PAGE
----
Three critical moments shaped and continue to drive the myth of a Christian America: the Puritan's settling of New England; the Revolutionary War era's founding of a new nation; and early 19th-century attempts to redefine how our country began, in order to fit its visions with its own political and religious aspirations. 328 pages, softcover. Oxford University.
Among the most enduring themes in American history is the idea that the United States was founded as a Christian nation. A pervasive narrative in everything from school textbooks to political commentary, it is central to the way in which many Americans perceive the historical legacy of their nation. Yet, as Steven K. Green shows in this illuminating new book, it is little more than a myth.
In Inventing a Christian America, Green, a leading historian of religion and politics, explores the historical record that is purported to support the popular belief in America's religious founding and status as a Christian nation. He demonstrates that, like all myths, these claims are based on historical "facts" that have been colored by the interpretive narratives that have been imposed upon them. In tracing the evolution of these claims and the evidence levied in support of them from the founding of the New England colonies, through the American Revolution, and to the present day, he investigates how they became leading narratives in the country's collective identity. Three critical moments in American history shaped and continue to drive the myth of a Christian America: the Puritan founding of New England, the American Revolution and the forging of a new nation, and the early years of the nineteenth century, when a second generation of Americans sought to redefine and reconcile the memory of the founding to match their religious and patriotic aspirations. Seeking to shed light not only on the veracity of these ideas but on the reasons they endure, Green ultimately shows that the notion of America's religious founding is a myth not merely in the colloquial sense, but also in a deeper sense, as a shared story that gives deeper meaning to our collective national identity.
Offering a fresh look at one of the most common and contested claims in American history, Inventing a Christian America is an enlightening read for anyone interested in the story of-and the debate over-America's founding.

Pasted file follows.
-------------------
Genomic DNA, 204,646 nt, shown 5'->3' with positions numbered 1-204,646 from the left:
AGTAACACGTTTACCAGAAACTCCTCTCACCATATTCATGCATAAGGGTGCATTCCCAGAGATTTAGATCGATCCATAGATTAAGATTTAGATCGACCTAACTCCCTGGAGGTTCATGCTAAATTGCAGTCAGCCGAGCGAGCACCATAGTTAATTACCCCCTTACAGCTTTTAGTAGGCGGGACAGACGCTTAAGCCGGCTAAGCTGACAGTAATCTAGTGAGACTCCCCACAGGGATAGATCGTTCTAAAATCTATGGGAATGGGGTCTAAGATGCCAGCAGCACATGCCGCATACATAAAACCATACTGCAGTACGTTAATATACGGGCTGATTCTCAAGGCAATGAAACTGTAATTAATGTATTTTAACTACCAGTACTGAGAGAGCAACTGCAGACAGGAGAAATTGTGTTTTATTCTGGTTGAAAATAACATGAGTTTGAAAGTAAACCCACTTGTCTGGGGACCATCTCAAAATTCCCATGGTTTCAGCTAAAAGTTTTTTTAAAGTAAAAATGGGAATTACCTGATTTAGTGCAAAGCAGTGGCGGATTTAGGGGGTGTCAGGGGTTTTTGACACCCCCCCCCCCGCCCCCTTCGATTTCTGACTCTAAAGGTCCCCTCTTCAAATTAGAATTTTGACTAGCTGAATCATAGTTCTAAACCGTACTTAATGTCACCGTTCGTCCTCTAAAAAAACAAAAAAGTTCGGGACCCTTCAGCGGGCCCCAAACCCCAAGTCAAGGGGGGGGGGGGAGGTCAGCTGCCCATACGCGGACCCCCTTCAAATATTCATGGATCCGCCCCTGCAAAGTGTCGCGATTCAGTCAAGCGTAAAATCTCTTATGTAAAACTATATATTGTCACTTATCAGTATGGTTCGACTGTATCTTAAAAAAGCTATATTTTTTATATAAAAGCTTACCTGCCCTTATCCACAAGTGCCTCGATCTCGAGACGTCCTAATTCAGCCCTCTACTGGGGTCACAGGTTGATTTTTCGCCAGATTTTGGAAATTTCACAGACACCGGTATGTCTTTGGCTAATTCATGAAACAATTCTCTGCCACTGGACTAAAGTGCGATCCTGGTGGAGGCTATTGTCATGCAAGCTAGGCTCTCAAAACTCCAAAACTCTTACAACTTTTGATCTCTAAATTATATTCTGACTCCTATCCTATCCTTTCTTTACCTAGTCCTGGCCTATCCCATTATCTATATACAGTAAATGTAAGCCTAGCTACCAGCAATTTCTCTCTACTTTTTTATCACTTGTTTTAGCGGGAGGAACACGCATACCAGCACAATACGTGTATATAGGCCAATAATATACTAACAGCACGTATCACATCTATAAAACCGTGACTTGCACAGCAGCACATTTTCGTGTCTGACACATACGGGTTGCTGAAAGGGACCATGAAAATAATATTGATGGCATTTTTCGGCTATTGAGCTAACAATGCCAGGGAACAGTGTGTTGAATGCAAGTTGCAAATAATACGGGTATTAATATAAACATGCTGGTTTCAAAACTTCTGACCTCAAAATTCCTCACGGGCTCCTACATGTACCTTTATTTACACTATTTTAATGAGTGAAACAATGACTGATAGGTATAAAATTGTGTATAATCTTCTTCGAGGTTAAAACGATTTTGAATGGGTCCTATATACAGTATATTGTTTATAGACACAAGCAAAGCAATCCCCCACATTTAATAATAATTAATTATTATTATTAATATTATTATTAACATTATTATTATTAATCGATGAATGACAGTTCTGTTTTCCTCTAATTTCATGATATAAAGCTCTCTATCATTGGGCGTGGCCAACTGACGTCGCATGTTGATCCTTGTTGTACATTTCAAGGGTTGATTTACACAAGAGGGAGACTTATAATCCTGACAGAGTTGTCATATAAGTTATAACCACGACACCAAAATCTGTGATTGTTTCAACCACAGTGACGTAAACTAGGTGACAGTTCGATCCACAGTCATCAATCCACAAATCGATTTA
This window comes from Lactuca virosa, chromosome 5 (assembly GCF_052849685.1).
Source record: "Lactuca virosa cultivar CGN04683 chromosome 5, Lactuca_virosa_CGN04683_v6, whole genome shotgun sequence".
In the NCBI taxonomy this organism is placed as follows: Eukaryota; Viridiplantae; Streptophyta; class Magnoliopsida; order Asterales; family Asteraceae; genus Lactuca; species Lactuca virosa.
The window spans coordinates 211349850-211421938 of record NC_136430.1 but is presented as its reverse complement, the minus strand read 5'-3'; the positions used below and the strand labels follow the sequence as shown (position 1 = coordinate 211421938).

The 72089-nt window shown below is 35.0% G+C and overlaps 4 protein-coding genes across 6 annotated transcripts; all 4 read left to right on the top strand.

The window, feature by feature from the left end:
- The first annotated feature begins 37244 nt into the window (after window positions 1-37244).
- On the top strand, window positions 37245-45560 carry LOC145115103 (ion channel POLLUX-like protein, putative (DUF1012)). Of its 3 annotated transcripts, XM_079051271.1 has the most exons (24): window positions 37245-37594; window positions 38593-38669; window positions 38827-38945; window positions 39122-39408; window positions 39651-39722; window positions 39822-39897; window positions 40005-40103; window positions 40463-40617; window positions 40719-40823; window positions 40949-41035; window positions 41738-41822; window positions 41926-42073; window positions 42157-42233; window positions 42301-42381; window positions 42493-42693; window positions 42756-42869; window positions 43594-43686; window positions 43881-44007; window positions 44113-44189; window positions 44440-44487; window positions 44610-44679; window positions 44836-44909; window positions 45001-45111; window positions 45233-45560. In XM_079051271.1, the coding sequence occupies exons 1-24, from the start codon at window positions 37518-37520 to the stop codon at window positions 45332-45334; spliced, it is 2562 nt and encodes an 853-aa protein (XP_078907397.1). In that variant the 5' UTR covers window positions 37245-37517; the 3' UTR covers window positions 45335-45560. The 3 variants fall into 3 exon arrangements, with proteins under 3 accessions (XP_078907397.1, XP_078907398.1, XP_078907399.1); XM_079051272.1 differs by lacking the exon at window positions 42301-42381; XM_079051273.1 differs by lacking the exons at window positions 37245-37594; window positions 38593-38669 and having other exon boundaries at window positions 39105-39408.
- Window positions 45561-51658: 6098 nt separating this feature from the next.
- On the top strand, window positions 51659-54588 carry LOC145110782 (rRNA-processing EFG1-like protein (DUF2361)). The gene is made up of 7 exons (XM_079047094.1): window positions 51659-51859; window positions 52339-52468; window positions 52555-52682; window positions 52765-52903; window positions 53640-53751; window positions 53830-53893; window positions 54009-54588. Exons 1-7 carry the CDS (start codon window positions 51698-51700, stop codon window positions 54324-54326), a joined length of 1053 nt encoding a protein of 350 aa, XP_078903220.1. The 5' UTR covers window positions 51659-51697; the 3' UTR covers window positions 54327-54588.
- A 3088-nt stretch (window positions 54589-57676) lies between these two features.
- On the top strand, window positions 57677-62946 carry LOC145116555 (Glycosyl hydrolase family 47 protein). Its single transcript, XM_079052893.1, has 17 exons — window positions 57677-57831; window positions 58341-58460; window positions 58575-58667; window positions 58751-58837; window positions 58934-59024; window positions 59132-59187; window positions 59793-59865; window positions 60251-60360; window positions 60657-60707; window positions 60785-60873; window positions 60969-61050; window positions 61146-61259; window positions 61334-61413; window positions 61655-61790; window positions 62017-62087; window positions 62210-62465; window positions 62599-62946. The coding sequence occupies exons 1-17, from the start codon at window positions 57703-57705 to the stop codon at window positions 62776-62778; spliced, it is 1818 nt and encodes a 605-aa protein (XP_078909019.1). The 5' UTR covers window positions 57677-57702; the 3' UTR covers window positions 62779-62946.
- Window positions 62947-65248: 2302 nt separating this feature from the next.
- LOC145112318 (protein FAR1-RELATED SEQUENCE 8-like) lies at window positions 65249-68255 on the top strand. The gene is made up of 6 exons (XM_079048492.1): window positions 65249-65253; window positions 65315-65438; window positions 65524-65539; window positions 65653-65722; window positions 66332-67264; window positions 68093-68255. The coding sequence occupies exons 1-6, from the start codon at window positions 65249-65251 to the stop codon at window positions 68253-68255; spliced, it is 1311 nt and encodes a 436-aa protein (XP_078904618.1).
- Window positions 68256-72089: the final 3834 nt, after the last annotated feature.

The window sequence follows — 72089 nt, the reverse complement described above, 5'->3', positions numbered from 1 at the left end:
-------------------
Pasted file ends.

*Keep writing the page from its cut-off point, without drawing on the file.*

Steven K. Green is Fred H. Paulus Professor of Law and Director of the Center for Religion, Law, and Democracy at Willamette University. He is the author of The Bible, the School, and the Constitution: The Clash that Shaped Modern Church-State Doctrine and The Second Disestablishment: Church and State in Nineteenth-Century America.
"Green's book is admirably clear, disciplined, and short. It should be required reading for anyone trying to comprehend the perennial Christian America story."--Journal of American History
"Steven Green's Inventing a Christian America
is that rare book where scholarship and sensitivity can calm one of America's most volatile issues. Its breadth and fairness allow understanding and perspective to run ahead of simply inaccurate notions about America's 'Christian foundations.' The result is a marvelously readable account of the fascinating ways religious freedom actually emerged in America and uplifted nation and religion together."
--Jon Butler, Howard R. Lamar Professor Emeritus of American Studies, History, and Religious Studies, Yale University
"With impressive command of both historical and legal sources, Steven K. Green debunks the durable myth that the United States was founded as a Christian nation. At a time when Baptists have largely abandoned their historic task of patrolling the wall of separation, when Americans pine for what the author characterizes as 'a grand, and uncomplicated, story about the nation's beginnings,' Inventing a Christian America
demonstrates that the myth of Christian origins was nineteenth-century invention. In a conversation that typically generates more heat than light, Inventing a Christian America
stands out for both its irenic tone and its judicious scholarship." --Randall Balmer, author of Redeemer: The Life of Jimmy Carter
"Inventing a Christian America
is the most thorough critique of Christian nationalism available today. Steven Green approaches this controversial subject with scholarly insight, a generally irenic spirit, and a comprehensive analysis of the literature produced by those who defend the idea that the United States was founded as a Christian nation. Anyone interested in this subject must read this book." --John Fea, author of Was America Founded as a Christian Nation?: A Historical Introduction
"Green helps retrace the steps of an enduring idea to the present day. Highly recommended."-- M.S. Hill, CHOICE